When cancer first made its shattering appearance, we tried very hard to hold everything together, to keep the pieces of our lives in place.
But now, with Dr. Patel’s simple advice, we let a kind of disassembly happen. Instead of being frightened of her treatment, we approached it with curiosity.
Rather than fighting and flailing about the side effects, including the loss of her spectacular silver hair, Ruth engaged her greatest weapon of non-resistance: her humor.
Besides resting at home and tending to our herd of cats, Ruth loved to get out and socialize. She attended a potluck at my workplace and was inundated by my staff members who knew her and loved her.
How was she feeling? What could they do to help?
One of my new employees who hadn’t met Ruth before introduced herself. And then, feeling a little awkward about discussing cancer, she asked hurriedly, “How are you? What are you doing?”
Ruth smiled and shrugged her shoulders, “Oh, well, you know. It’s just me and six cats sitting at home shedding.”
Learning to Not Resist
So how do you develop a practice of non-resistance? Here are some ideas to get you started.
1. Notice when you’re resisting.
If Ruth and I had been more aware of resisting before Dr. Patel pointed it out to us, we would have noticed the following signs of resistance:
- Feelings of tension in the body
- The insistence that things around us must change
What are your own symptoms of resistance?
Look for physical sensations such as:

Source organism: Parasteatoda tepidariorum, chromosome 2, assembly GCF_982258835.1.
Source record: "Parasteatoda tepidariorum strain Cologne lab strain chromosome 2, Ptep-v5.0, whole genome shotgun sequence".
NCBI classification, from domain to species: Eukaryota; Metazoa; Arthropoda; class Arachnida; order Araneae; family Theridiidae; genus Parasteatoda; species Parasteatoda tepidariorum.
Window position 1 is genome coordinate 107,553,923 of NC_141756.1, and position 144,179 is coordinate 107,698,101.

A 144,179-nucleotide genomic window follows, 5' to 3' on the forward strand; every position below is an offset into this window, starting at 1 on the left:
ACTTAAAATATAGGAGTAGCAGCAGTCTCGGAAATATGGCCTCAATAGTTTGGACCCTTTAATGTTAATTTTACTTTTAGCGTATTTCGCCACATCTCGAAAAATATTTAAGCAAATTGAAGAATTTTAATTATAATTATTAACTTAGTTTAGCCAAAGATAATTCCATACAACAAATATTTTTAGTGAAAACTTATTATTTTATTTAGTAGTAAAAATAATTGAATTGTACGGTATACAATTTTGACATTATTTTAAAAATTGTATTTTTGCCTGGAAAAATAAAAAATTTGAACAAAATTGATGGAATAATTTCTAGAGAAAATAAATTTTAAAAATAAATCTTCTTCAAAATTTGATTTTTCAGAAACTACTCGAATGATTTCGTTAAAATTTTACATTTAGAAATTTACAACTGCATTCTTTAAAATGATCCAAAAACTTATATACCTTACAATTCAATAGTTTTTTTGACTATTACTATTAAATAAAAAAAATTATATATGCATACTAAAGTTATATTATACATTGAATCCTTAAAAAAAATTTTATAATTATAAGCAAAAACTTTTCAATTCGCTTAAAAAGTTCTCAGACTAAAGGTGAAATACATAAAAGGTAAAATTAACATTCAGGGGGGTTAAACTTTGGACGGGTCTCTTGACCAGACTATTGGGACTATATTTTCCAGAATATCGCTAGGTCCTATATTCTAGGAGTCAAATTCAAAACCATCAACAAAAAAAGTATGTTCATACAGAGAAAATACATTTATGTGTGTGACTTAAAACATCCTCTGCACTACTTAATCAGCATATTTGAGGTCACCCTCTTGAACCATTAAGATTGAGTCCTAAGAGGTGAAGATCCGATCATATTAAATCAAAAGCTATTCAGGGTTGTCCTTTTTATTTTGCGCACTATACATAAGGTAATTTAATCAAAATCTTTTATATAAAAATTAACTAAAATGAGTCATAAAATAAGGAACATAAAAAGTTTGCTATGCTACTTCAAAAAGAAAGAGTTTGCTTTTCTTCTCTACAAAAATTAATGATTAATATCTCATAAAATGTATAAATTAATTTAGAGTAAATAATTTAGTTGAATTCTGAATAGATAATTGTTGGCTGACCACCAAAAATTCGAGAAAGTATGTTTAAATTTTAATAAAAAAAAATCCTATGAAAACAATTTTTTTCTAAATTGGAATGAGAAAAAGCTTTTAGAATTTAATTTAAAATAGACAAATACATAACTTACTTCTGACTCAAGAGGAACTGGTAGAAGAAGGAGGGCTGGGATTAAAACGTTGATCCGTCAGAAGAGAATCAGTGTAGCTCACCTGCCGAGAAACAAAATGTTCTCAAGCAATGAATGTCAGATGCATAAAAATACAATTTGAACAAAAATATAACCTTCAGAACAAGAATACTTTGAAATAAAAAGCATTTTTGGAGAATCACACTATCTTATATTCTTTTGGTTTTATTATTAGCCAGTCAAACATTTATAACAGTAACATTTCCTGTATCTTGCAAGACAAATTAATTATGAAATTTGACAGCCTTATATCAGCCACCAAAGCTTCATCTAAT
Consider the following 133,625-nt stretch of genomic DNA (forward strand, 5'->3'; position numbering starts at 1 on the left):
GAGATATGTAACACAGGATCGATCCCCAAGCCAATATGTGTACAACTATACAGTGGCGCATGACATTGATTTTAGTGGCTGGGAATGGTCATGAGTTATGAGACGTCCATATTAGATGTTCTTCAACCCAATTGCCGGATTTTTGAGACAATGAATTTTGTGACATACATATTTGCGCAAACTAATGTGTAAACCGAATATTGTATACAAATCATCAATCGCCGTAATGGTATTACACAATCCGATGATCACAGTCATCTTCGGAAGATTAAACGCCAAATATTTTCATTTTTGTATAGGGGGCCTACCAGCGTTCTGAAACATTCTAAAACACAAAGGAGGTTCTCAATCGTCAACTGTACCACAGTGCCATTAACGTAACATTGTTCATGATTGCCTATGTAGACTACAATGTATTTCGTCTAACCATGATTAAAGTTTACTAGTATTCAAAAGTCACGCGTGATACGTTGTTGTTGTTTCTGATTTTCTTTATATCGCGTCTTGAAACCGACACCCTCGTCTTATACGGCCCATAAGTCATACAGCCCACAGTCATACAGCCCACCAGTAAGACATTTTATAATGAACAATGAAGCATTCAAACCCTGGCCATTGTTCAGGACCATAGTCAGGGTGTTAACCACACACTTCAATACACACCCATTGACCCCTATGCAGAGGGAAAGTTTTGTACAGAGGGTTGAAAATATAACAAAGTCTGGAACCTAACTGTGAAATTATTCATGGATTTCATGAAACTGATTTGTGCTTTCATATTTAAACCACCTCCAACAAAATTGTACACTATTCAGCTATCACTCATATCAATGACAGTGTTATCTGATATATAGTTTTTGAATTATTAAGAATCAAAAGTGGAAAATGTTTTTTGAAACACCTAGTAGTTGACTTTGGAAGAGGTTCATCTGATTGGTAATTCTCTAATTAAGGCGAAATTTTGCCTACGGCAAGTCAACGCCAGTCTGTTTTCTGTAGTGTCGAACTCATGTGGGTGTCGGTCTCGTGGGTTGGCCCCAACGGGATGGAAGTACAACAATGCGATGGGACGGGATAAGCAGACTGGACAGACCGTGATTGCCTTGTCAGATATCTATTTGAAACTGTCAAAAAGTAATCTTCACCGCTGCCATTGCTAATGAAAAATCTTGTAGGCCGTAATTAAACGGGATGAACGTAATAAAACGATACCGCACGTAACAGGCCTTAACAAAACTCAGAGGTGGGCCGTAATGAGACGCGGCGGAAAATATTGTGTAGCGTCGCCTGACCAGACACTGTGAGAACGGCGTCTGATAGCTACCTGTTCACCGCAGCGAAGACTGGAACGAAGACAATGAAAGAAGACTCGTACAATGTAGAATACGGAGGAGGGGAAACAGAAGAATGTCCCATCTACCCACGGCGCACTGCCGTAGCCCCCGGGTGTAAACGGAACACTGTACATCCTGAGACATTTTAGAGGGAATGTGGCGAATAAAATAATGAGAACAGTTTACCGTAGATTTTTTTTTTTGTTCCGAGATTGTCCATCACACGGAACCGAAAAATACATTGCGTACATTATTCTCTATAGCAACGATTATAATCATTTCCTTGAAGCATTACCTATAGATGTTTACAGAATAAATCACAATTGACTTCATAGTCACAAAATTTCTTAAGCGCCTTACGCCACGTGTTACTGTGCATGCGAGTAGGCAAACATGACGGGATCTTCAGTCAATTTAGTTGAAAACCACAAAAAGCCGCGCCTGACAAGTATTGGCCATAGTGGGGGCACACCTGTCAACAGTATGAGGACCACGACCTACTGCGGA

- Tightness in the stomach, chest, or shoulders
- Shallow breathing
- Clenching your fists
- Headaches and/or stomach aches
Notice these kinds of thoughts:
- “This should not be happening to me.”
- “This is unfair.”
- “I hate this so much, it has to stop.”
- “Life isn’t supposed to be like this.”
Become aware of behaviors like these:
- Avoiding the source of your discomfort
- Lashing out at others in anger
- Becoming easily frustrated
- Isolating or avoiding talking about what’s bothering you
- Talking constantly about what’s bothering you
2. Allow some disassembly.
We are made up of a wonderful compilation of thoughts, feelings, experiences, and beliefs about ourselves and the world.
However, sometimes we cling so hard to this compilation that it’s hard for us to do something different when we need to make a change.
You’ve seen the phrase “some assembly required” on toys and furniture boxes.
Now adopt for yourself the expression, “Some disassembly required.”
Be open to letting yourself fall apart a bit.
You don’t have to stay disassembled forever, but as you put yourself back together, try some new ways of being, feeling, and thinking.
Try going with the flow of events in your life rather than against them.
3. Use a variety of coping skills that are non-resisting.
As I mentioned above, Ruth employed her very dry, quick sense of humor whenever she could to help her go where cancer brought her rather than struggling to get to another place.
Look for coping skills that are helpful to you and non-resisting as well such as:
- Humor, including several daily rounds of gut-busting laughter
- Meditation, especially self-compassion and loving-kindness meditations
- Surrounding yourself with loving friends who understand and support you on your path of non-resistance
- Committing acts of kindness for other people
- Noting what you are grateful for at least once a week
- Savoring the everyday, tiny moments of grace in your life
I wish you much disassembly and non-resistance as you go about the journey of your days.